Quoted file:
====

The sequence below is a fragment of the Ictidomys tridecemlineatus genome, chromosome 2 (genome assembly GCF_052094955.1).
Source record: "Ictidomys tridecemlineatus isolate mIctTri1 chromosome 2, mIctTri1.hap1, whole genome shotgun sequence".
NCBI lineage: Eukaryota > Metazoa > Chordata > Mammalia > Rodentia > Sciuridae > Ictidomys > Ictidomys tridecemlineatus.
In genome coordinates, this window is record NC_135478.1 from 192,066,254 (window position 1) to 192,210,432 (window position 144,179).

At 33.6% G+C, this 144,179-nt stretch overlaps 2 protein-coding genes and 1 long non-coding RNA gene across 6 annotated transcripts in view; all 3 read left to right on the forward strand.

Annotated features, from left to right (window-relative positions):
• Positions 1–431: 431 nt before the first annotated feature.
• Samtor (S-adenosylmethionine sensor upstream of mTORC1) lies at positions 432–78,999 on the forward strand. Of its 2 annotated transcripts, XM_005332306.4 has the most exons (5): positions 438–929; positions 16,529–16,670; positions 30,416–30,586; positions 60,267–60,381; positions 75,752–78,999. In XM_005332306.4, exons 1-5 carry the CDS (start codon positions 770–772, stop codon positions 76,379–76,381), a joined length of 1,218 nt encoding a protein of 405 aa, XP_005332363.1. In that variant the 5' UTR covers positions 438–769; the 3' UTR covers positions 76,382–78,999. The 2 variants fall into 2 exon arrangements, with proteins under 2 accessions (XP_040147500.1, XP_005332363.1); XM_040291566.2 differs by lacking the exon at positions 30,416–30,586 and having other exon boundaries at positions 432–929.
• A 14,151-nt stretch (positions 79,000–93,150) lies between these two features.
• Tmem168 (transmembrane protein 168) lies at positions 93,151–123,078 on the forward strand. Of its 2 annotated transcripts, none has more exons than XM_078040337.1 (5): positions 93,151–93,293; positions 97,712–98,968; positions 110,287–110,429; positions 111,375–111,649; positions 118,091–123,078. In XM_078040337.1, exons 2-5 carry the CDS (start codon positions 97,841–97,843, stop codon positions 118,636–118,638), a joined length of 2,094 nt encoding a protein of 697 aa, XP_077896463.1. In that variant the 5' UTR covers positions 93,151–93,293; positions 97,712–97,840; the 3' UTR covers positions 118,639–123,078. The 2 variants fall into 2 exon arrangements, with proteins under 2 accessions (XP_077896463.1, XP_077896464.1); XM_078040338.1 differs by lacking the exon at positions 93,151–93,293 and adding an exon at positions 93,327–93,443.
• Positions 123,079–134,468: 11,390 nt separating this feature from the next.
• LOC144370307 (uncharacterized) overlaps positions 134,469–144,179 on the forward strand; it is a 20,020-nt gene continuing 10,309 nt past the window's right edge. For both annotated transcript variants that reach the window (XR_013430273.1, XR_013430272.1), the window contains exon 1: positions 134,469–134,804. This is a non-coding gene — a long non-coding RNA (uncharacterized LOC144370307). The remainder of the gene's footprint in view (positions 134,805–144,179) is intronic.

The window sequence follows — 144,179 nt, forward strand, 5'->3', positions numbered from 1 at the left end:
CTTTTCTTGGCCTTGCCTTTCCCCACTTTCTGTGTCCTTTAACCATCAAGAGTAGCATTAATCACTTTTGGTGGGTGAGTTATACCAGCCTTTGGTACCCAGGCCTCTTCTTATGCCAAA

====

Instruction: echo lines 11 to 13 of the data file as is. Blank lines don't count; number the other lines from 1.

• Positions 123,079–134,468: 11,390 nt separating this feature from the next.
• LOC144370307 (uncharacterized) overlaps positions 134,469–144,179 on the forward strand; it is a 20,020-nt gene continuing 10,309 nt past the window's right edge. For both annotated transcript variants that reach the window (XR_013430273.1, XR_013430272.1), the window contains exon 1: positions 134,469–134,804. This is a non-coding gene — a long non-coding RNA (uncharacterized LOC144370307). The remainder of the gene's footprint in view (positions 134,805–144,179) is intronic.

The window sequence follows — 144,179 nt, forward strand, 5'->3', positions numbered from 1 at the left end: